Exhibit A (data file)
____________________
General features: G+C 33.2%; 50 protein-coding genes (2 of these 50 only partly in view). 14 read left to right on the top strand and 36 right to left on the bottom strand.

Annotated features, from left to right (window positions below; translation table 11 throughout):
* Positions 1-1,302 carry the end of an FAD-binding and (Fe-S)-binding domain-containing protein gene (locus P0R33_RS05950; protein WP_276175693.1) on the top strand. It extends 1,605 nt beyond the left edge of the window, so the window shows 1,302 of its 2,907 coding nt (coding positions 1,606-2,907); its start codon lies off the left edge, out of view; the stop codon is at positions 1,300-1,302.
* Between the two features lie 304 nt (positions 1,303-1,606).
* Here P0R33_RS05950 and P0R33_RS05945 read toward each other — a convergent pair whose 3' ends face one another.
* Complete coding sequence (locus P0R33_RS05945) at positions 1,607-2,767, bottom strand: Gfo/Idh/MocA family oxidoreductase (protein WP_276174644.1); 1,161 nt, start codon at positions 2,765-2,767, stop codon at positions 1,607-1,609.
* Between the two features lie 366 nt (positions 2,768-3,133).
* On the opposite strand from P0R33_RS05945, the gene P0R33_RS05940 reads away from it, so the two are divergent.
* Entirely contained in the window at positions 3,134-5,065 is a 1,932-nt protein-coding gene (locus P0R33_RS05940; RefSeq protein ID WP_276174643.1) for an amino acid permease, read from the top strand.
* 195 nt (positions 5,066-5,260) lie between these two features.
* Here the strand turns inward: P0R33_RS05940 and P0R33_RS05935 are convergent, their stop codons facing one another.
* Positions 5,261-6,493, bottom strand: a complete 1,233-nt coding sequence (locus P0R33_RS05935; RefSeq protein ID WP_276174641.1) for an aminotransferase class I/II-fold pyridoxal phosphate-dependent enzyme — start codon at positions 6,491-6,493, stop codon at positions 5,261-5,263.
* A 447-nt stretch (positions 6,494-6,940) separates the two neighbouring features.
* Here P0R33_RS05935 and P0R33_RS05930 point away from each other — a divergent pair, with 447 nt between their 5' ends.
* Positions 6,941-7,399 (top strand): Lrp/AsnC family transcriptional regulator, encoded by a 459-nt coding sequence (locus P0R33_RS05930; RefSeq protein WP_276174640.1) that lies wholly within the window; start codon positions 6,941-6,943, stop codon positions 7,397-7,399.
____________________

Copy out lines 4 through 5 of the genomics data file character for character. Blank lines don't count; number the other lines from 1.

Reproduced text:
* Between the two features lie 304 nt (positions 1,303-1,606).
* Here P0R33_RS05950 and P0R33_RS05945 read toward each other — a convergent pair whose 3' ends face one another.